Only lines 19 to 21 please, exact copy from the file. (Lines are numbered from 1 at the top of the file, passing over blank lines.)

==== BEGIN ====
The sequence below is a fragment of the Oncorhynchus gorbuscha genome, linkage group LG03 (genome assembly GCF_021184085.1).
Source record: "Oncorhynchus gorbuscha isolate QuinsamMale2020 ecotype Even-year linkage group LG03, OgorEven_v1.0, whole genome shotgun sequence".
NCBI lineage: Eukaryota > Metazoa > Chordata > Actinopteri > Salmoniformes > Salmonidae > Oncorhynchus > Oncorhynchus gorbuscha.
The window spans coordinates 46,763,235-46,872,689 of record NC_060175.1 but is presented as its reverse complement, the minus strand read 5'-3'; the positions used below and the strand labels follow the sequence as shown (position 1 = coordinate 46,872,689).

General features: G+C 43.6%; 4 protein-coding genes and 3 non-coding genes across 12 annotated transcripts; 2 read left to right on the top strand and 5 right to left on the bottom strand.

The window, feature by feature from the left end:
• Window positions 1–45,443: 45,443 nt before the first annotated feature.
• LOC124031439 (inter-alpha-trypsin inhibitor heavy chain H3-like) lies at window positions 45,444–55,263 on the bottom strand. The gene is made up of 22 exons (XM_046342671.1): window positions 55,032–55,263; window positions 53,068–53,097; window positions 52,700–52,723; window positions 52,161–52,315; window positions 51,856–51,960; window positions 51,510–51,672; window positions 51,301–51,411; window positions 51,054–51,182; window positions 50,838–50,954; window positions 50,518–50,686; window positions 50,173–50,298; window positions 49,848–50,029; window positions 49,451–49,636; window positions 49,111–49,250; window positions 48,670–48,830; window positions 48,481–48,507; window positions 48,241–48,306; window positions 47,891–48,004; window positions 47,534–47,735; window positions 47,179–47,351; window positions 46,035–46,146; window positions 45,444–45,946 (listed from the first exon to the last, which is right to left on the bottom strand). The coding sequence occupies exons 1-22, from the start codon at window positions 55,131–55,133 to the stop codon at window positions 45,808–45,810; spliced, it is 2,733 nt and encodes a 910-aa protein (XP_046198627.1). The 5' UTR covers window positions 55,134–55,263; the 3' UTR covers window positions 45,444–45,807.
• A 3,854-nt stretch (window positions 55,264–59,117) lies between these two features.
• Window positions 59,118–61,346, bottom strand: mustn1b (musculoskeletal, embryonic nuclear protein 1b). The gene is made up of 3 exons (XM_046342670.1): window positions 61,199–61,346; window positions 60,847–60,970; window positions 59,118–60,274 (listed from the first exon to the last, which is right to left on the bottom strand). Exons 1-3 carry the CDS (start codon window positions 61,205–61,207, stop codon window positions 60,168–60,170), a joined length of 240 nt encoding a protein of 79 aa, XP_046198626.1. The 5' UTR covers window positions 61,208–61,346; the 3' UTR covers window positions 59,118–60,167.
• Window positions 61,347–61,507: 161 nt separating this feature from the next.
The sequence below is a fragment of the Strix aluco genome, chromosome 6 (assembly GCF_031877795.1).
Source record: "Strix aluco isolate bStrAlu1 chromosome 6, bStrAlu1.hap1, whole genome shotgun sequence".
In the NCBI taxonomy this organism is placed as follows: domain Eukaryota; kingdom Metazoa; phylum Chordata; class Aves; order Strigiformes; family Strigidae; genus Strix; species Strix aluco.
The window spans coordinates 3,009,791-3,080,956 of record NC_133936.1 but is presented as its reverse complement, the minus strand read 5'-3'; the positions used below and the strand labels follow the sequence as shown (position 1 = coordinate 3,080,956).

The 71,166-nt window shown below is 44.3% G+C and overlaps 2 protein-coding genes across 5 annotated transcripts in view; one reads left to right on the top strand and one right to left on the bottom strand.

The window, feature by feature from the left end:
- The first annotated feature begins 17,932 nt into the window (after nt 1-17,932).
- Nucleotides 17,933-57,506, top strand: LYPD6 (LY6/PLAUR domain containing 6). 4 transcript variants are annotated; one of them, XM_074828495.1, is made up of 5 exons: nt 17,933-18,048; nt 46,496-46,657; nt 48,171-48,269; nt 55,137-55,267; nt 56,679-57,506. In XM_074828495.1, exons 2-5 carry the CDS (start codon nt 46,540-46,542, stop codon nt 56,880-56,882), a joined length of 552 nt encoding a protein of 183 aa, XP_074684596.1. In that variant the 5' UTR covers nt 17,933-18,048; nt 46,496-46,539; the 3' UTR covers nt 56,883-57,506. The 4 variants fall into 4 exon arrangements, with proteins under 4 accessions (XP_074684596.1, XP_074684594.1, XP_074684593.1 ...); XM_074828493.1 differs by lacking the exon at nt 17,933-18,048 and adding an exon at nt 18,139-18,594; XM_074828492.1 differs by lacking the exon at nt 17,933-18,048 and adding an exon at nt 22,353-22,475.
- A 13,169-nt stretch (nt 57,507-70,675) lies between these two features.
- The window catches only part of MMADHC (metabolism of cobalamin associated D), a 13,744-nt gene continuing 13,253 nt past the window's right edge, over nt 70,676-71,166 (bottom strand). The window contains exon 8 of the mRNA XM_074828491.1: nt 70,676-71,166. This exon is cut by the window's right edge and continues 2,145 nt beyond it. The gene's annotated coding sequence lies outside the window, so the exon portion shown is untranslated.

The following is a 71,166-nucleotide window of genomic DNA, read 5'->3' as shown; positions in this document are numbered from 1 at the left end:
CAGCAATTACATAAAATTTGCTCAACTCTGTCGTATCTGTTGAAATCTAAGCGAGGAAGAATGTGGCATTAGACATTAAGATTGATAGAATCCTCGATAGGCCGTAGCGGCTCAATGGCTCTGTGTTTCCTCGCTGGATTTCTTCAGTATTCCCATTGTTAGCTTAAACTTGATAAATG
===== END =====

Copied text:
- Nucleotides 17,933-57,506, top strand: LYPD6 (LY6/PLAUR domain containing 6). 4 transcript variants are annotated; one of them, XM_074828495.1, is made up of 5 exons: nt 17,933-18,048; nt 46,496-46,657; nt 48,171-48,269; nt 55,137-55,267; nt 56,679-57,506. In XM_074828495.1, exons 2-5 carry the CDS (start codon nt 46,540-46,542, stop codon nt 56,880-56,882), a joined length of 552 nt encoding a protein of 183 aa, XP_074684596.1. In that variant the 5' UTR covers nt 17,933-18,048; nt 46,496-46,539; the 3' UTR covers nt 56,883-57,506. The 4 variants fall into 4 exon arrangements, with proteins under 4 accessions (XP_074684596.1, XP_074684594.1, XP_074684593.1 ...); XM_074828493.1 differs by lacking the exon at nt 17,933-18,048 and adding an exon at nt 18,139-18,594; XM_074828492.1 differs by lacking the exon at nt 17,933-18,048 and adding an exon at nt 22,353-22,475.
- A 13,169-nt stretch (nt 57,507-70,675) lies between these two features.
- The window catches only part of MMADHC (metabolism of cobalamin associated D), a 13,744-nt gene continuing 13,253 nt past the window's right edge, over nt 70,676-71,166 (bottom strand). The window contains exon 8 of the mRNA XM_074828491.1: nt 70,676-71,166. This exon is cut by the window's right edge and continues 2,145 nt beyond it. The gene's annotated coding sequence lies outside the window, so the exon portion shown is untranslated.